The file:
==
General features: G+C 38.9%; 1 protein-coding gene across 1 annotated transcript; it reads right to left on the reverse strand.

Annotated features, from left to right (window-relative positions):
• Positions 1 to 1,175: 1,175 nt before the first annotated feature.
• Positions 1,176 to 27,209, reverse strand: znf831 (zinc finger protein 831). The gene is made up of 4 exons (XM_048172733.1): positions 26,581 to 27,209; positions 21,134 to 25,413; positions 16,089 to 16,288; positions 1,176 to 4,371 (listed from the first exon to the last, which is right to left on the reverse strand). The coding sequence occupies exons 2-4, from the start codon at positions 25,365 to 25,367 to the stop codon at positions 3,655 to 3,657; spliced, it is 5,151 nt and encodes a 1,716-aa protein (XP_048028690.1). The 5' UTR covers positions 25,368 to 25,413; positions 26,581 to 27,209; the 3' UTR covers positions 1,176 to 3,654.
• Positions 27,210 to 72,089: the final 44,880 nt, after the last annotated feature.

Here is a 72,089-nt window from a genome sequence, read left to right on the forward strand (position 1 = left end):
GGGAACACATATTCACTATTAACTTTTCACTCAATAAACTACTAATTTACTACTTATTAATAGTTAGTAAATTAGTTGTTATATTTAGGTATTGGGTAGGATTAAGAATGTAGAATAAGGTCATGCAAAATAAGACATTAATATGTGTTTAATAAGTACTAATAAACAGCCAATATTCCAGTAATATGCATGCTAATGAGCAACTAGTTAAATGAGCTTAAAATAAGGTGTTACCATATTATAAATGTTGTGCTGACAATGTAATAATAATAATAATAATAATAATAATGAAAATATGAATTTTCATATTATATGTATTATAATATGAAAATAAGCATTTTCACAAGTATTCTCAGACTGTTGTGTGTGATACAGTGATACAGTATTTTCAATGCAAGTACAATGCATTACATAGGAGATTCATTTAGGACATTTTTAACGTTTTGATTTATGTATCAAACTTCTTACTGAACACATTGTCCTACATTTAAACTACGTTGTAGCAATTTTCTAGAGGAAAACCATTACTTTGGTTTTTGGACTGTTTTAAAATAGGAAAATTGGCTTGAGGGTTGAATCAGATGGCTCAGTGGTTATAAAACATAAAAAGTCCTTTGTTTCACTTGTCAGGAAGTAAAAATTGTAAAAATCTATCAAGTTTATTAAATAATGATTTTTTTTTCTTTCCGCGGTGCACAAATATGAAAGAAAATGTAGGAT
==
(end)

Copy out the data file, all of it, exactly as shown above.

General features: G+C 38.9%; 1 protein-coding gene across 1 annotated transcript; it reads right to left on the reverse strand.

Annotated features, from left to right (window-relative positions):
• Positions 1 to 1,175: 1,175 nt before the first annotated feature.
• Positions 1,176 to 27,209, reverse strand: znf831 (zinc finger protein 831). The gene is made up of 4 exons (XM_048172733.1): positions 26,581 to 27,209; positions 21,134 to 25,413; positions 16,089 to 16,288; positions 1,176 to 4,371 (listed from the first exon to the last, which is right to left on the reverse strand). The coding sequence occupies exons 2-4, from the start codon at positions 25,365 to 25,367 to the stop codon at positions 3,655 to 3,657; spliced, it is 5,151 nt and encodes a 1,716-aa protein (XP_048028690.1). The 5' UTR covers positions 25,368 to 25,413; positions 26,581 to 27,209; the 3' UTR covers positions 1,176 to 3,654.
• Positions 27,210 to 72,089: the final 44,880 nt, after the last annotated feature.

Here is a 72,089-nt window from a genome sequence, read left to right on the forward strand (position 1 = left end):
GGGAACACATATTCACTATTAACTTTTCACTCAATAAACTACTAATTTACTACTTATTAATAGTTAGTAAATTAGTTGTTATATTTAGGTATTGGGTAGGATTAAGAATGTAGAATAAGGTCATGCAAAATAAGACATTAATATGTGTTTAATAAGTACTAATAAACAGCCAATATTCCAGTAATATGCATGCTAATGAGCAACTAGTTAAATGAGCTTAAAATAAGGTGTTACCATATTATAAATGTTGTGCTGACAATGTAATAATAATAATAATAATAATAATAATGAAAATATGAATTTTCATATTATATGTATTATAATATGAAAATAAGCATTTTCACAAGTATTCTCAGACTGTTGTGTGTGATACAGTGATACAGTATTTTCAATGCAAGTACAATGCATTACATAGGAGATTCATTTAGGACATTTTTAACGTTTTGATTTATGTATCAAACTTCTTACTGAACACATTGTCCTACATTTAAACTACGTTGTAGCAATTTTCTAGAGGAAAACCATTACTTTGGTTTTTGGACTGTTTTAAAATAGGAAAATTGGCTTGAGGGTTGAATCAGATGGCTCAGTGGTTATAAAACATAAAAAGTCCTTTGTTTCACTTGTCAGGAAGTAAAAATTGTAAAAATCTATCAAGTTTATTAAATAATGATTTTTTTTTCTTTCCGCGGTGCACAAATATGAAAGAAAATGTAGGAT